Philosophy Statement: Carol’s Affordable Curriculum
Our curriculum is designed around the widely respected theories of Jean Piaget, an early childhood theorist who believed that young children learn best through hands on, active experience. The provider’s role is to provide an appropriate environment, routine, and materials. Our materials simplify this process for providers by providing them with a developmentally appropriate plan for the month, along with the materials for successfully implementing that plan. Providers can be assured that they are offering the children in their care everything they need for success in kindergarten and beyond.
Information about the setting and environment in which learning happens: Carol’s Affordable Curriculum
Young children should be spending a great deal of their time everyday engaged in play. Your role, as a provider, is to make sure you’re offering them a fun environment where they will best be able to interact with each other and learn new ideas. This is often achieved through setting up learning centers. Children should be given ample periods of time to make their own choice of areas to play. Learning centers can be kept up all the time or, if your space doesn’t allow for that, can be taken down after work hours to make space for your family.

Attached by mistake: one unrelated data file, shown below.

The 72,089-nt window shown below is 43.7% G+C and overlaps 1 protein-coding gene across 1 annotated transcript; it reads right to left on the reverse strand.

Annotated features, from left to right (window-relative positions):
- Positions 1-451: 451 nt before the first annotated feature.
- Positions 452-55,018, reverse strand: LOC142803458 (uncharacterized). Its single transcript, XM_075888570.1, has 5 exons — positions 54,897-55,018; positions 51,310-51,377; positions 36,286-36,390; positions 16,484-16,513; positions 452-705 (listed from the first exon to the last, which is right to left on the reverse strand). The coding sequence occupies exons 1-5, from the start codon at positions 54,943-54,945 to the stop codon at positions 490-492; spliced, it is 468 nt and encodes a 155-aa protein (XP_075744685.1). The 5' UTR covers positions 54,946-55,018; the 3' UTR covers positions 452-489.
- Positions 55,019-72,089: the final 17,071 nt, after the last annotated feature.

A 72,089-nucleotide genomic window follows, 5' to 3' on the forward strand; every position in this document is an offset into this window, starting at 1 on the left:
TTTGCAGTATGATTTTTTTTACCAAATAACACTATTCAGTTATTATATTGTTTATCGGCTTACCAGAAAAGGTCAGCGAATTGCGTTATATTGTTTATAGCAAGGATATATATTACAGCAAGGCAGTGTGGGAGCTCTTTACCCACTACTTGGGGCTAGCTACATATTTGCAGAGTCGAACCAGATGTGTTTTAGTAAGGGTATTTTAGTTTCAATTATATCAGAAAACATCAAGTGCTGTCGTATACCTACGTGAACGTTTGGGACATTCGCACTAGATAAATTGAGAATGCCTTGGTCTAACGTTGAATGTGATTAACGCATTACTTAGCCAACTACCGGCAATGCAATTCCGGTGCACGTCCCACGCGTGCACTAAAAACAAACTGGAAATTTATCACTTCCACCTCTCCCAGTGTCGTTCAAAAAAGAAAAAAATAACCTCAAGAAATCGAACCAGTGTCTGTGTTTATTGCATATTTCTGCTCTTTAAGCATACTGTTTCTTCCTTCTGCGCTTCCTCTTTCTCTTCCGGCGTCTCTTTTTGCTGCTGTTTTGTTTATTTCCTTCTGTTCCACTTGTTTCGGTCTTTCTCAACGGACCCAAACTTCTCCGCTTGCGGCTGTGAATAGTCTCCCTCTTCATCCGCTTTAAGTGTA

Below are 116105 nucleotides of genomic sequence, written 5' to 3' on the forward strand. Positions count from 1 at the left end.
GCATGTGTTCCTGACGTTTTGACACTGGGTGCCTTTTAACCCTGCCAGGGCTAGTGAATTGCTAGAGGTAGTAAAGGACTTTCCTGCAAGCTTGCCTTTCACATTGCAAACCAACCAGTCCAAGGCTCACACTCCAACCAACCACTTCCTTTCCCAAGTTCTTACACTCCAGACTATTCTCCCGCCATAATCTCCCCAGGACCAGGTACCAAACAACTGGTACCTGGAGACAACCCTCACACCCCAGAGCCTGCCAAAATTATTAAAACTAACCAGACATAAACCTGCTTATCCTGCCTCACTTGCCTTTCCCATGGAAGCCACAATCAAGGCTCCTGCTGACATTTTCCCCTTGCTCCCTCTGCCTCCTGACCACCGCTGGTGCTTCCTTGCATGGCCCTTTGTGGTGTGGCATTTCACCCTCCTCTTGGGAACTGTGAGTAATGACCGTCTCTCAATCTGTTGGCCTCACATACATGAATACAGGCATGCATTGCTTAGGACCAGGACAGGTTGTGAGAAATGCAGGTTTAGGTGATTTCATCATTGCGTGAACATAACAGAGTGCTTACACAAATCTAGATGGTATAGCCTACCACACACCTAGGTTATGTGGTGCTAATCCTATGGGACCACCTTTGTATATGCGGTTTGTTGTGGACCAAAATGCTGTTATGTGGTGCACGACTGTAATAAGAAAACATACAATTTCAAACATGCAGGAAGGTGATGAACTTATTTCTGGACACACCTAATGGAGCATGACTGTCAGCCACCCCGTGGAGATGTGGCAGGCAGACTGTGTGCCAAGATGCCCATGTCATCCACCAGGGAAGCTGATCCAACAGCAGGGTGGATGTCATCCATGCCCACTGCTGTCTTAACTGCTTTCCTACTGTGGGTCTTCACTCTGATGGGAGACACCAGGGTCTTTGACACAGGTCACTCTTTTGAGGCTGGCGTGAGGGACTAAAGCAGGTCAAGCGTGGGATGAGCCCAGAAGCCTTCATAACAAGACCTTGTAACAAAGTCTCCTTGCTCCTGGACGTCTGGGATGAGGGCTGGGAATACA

Some common learning centers and materials you can include in each area:
House area: kitchen set, play dishes, play food, dolls, child-size table and chairs, doll crib, variety of dress-up clothes, mirror, old phones, paper, pencils, phone book, cook book
Block area: wood blocks, cardboard brick blocks, Duplos, block play people, cars, trucks, small animals, cardboard tubes
Art area: variety of types, colors, and sizes of paper, crayons, markers, glue sticks, collage items, yarn and string, play dough
Sensory table or bin: tub containing items that you can rotate weekly or monthly. These items can include dried navy beans, sand, water, corn meal, etc.. Note that water requires extensive supervision.
Your environment should include an open area where you can conduct your circle time activities with the children. If space is limited, this can be in your block area. It’s always a good idea to arrange your space so there aren’t any large areas that would encourage children to run. Loud areas should be located next to other loud areas. Quiet centers should be close to other quiet centers. Learning centers make free play time more productive and manageable for children and providers.